Summary of February 7, 2005 Order Dismissing Motions for Summary Judgement in Kenny A. v. Perdue

This summary highlights the main findings from the February 7, 2005 order entered by Federal District Judge Marvin Shoob in the Kenny A. v. Perdue case. The class action suit on behalf of the children in foster care in DeKalb and Fulton Counties alleges that Fulton and DeKalb Counties and the Georgia Department of Human Resources Division of Family and Children Services have violated the children's rights under state and federal laws. One aspect of this suit alleges that the counties have violated children's rights to effective assistance of counsel in deprivation cases. In an order dismissing the defendant counties' motion for summary judgment on this issue, Judge Shoob made several statements about children's rights to representation.

Who is covered by this order?

  • Currently, the order is only binding on Fulton and DeKalb counties.

  • The right to counsel extends to all children involved in deprivation and TPR (termination of parental rights) proceedings, not merely those children already in foster care.

According to the order, do children have a right to an attorney?

  • Yes, children have the right to legal counsel.

    • ?As parens patriae, the government?s overriding interest is to ensure that a child's safety and well-being are protected. such protection can be adequately ensured only if the child is represented by legal counsel throughout the course of the deprivation and TPR proceeding.(p. 18)*

  • Not just counsel but effective counsel

    • Judge Shoob uses the guidelines of the National Association of Counsel for Children, which state that to be effective a child advocate attorney should represent no more than 100 individual clients at a time (p. 21). The order lists the minimum legal tasks required when representing deprived children. (p. 20)

  • Authority for appointing counsel:

    • Children are parties to the case. (p. 10)

    • O.C.G.A. §15-11-6(b) requires appointment of counsel for all parties at all stages of any proceeding alleging deprivation. (p. 9-13)

    • The Due Process Clause of the Georgia Constitution requires appointment of counsel to protect the child's liberty interests that are at stake in deprivation proceedings. (p. 13-16)

According to the order, do children have a right to a guardian ad litem (GAL)?

  • Yes, the juvenile court shall appoint a guardian ad litem. (p. 12)

  • There is no conflict in requiring the appointment of both an attorney and a GAL, and, in fact, Georgia law expressly requires appointing both an attorney and a GAL. (p. 12)

  • Authority for appointing a GAL:

    • O.C.G.A.§15-11-9(b) requires the appointment of a GAL for a child who is a party to the proceeding if the child has no parent, guardian, or custodian appearing on the child's behalf or if the interests of the parent, guardian or custodian conflict with the child's interests. (p. 12)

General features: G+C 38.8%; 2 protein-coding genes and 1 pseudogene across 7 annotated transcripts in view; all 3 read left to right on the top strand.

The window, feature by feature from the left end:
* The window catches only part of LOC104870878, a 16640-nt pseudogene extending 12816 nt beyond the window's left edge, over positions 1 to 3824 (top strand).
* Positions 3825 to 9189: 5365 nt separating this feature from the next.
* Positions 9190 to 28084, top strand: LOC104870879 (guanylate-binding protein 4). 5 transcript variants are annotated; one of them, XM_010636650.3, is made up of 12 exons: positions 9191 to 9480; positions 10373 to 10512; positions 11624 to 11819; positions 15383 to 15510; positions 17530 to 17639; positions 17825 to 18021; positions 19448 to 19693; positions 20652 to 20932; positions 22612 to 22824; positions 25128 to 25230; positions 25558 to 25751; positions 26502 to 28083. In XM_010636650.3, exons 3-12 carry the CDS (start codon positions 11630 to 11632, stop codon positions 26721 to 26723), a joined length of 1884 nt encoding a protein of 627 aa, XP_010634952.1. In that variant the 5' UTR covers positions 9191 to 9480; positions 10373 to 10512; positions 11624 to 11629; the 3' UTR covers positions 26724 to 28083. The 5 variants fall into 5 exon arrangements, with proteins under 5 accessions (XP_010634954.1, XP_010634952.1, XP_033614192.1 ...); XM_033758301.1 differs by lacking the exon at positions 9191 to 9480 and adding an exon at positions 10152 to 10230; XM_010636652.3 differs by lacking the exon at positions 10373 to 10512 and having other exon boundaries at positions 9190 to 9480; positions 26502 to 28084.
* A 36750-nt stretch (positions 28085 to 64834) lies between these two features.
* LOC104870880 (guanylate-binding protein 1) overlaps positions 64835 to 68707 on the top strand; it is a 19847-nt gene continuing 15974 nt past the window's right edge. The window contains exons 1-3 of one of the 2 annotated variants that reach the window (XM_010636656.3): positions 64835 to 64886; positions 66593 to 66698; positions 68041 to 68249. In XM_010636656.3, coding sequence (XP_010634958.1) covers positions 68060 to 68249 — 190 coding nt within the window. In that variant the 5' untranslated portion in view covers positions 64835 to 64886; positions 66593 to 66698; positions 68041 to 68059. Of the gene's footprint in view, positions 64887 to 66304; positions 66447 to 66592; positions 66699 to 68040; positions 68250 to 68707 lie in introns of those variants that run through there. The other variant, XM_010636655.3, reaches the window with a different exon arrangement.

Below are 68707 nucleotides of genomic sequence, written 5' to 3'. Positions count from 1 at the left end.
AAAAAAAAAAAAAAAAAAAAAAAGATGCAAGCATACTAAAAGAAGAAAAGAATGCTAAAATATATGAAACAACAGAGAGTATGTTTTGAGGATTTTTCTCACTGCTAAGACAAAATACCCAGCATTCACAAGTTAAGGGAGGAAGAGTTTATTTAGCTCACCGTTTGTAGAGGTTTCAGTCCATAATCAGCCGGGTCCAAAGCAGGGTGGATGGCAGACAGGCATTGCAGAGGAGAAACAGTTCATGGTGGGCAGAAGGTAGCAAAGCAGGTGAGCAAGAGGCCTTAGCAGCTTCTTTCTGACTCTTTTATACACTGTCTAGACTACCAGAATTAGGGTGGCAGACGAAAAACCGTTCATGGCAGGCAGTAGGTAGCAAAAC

• The Attorney General of Georgia has found that there is an inherent conflict of interest between a child and his parent or caretaker in a deprivation proceeding. (p. 11)

Why do children need an attorney?

  • Children have fundamental liberty interests at stake in deprivation proceedings, which include a child's interest in her safety, health, well-being, maintaining the integrity of the family unit and in having a relationship with her biological parents. (p. 14)

  • Children have a due process right to protection of these liberty interests under the Due Process Clause of the Georgia Constitution.

What does this opinion mean for Georgia?

  • This order does not end the Kenny A. case. The order limits the issues for trial on the allegations related to representation to whether DeKalb and Fulton Counties are providing effective assistance of counsel.

  • This ruling is a persuasive interpretation of state law and is not binding on state courts.

What does this opinion mean nationally?

  • Attorneys across the country who are concerned with the representation of children in child abuse and neglect proceedings are talking about this order and analyzing the impact it may have across the country.

  • Although the order is based on Georgia statutes and the Georgia Constitution, Judge Shoob states that children have protection under the U.S. Constitution and are entitled to constitutionally adequate procedural due process when their liberty or property rights are at stake. (p. 13) The way that Judge Shoob structured his findings in the order indicates to attorneys around the country that the same conclusions would be reached under the U.S. Constitution, which would have widespread implications for children across the country.

* All quotes are from Judge Shoob's Order in Kenny A. v. Perdue, filed on Feb. 8, 2005 in the Clerk's Office of the United States District Court, Northern District of Georgia, Atlanta Division.